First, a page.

The Story of Emancipation and Reconstruction
Vintage Books USA, Paperback, 9780375702747, 268pp.
Publication Date: November 14, 2006
From one of our most distinguished historians comes a groundbreaking new examination of the myths and realities of the period after the Civil War.
Drawing on a wide range of long-neglected documents, Eric Foner places a new emphasis on black experiences and roles during the era. We see African Americans as active agents in overthrowing slavery, in shaping Reconstruction, and creating a legacy long obscured and misunderstood. He compellingly refutes long-standing misconceptions of Reconstruction, and shows how the failures of the time sowed the seeds of the Civil Rights struggles of the 1950s and 60s. Richly illustrated and movingly written, this is an illuminating and essential addition to our understanding of this momentous era.
Joshua Brown is Executive Director of the American Social History Project/Center for Media and Learning at The Graduate Center, City University of New York. He is coauthor of the interactive CD-ROMs "Who Built America? From the Great War of 1914 to the Dawn of the Atomic Age "(2000) and "Who Built America? From the Centennial Celebration of 1876 to the Great War of 1914 "(1993), and visual editor of the groundbreaking "Who Built America? "textbook (1990, 2000), in addition to his many other documentaries, digital programs, essays, illustrations, and cartoons.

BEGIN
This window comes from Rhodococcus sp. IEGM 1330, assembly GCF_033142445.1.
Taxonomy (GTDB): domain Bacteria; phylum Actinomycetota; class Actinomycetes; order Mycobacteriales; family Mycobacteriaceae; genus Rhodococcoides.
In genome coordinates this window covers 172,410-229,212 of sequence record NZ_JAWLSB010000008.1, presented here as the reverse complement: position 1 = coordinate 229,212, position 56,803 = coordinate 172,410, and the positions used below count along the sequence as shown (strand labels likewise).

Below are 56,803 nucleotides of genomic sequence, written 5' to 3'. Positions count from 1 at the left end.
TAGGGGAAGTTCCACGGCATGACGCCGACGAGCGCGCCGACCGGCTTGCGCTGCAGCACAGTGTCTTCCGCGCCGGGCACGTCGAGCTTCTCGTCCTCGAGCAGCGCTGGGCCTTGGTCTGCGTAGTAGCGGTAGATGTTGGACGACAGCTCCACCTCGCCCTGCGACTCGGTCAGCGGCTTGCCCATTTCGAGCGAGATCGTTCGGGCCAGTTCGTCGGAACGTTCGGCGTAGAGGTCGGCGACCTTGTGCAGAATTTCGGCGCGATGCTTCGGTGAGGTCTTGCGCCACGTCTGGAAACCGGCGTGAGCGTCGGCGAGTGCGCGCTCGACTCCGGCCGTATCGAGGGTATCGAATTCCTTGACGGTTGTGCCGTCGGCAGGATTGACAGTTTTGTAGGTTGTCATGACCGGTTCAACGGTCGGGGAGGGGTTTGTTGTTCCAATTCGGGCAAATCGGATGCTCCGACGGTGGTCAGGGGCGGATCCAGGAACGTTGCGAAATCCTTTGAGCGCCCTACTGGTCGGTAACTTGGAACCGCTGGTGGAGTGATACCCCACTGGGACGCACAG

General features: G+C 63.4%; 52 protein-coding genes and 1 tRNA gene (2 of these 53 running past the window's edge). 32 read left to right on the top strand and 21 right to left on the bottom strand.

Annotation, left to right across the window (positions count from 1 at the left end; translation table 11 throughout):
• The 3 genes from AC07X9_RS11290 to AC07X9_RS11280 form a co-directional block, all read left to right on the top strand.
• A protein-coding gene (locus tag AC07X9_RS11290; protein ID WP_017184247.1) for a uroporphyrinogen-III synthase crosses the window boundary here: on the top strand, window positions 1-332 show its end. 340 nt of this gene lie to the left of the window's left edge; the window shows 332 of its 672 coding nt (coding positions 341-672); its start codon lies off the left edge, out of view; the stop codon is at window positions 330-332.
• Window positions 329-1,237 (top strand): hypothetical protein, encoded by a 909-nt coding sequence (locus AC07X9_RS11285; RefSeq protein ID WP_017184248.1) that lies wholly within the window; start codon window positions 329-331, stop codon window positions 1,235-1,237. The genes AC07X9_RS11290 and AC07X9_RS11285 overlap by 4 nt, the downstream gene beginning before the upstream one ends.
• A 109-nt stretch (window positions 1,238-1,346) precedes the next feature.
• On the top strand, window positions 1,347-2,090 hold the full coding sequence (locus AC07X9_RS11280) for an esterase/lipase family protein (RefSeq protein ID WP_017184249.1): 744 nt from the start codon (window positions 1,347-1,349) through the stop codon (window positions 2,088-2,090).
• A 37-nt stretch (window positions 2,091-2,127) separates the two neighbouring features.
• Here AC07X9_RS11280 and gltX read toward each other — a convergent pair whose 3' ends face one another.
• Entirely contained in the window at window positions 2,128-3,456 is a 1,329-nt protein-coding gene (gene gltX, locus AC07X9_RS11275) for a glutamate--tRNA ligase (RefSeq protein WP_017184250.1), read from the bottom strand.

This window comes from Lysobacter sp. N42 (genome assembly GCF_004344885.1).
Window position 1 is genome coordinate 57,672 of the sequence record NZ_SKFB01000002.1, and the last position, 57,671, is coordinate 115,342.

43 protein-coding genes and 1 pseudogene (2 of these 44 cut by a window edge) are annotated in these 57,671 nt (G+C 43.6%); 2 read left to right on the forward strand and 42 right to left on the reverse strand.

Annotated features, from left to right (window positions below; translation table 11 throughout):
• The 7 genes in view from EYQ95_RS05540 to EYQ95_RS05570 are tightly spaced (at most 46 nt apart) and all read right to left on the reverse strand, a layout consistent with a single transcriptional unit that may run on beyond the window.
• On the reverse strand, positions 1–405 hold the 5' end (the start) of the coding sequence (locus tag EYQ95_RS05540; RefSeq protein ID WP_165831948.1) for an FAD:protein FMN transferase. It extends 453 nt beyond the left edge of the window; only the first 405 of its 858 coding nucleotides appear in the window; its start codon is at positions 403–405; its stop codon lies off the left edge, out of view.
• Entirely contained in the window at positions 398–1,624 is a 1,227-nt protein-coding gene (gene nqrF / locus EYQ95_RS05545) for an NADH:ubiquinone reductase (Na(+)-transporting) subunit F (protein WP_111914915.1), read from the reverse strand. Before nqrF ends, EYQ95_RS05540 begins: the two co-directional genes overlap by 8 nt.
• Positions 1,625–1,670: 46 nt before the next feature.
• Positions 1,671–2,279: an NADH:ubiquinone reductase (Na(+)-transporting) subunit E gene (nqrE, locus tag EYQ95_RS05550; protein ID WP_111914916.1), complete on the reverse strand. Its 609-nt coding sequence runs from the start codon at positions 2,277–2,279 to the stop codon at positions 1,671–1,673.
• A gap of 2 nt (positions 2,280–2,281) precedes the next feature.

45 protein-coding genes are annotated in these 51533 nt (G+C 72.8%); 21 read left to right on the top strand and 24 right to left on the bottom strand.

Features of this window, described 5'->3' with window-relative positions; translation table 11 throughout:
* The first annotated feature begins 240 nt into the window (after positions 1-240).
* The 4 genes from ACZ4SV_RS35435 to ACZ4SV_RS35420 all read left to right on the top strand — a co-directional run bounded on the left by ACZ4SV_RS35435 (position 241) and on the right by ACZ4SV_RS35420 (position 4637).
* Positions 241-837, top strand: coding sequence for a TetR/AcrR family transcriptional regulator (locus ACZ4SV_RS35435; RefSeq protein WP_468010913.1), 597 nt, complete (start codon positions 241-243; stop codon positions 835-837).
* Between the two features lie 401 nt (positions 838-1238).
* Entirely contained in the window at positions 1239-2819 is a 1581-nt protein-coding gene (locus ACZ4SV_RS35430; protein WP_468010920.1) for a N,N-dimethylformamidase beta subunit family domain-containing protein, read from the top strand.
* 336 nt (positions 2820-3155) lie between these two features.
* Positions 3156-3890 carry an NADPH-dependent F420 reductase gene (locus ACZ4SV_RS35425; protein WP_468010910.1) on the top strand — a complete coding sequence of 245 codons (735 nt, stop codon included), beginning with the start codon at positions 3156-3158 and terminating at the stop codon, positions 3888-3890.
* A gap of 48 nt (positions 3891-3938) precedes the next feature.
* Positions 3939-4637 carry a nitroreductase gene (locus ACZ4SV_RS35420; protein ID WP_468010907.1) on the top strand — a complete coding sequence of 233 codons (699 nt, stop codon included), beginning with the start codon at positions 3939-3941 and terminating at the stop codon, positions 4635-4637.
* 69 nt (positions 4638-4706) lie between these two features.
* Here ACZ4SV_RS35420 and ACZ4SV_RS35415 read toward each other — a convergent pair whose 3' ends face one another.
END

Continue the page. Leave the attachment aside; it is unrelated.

“A highly readable story of black Americans’ ongoing heroic struggle for freedom . . . Beautifully told.” –The Washington Post Book World“Passionate, lucid, concise without being light. . . . Foner traces the lines of race and politics that run from Reconstruction to the age of segregation to the civil rights movement to our own time.” –The New York Times Book Review“Foner delves deeply into the politics of the time, to be sure, but he spends much more time showing how political decisions affected real people. . . . This book has the potential to become a model for future history books that target a broader audience.” –The Washington Monthly“African Americans emerge as political powerful actors in Forever Free. In [these] vivid pages . . . we become acquainted with these extraordinary people, some well-known, some virtually unknown.” –The New Republic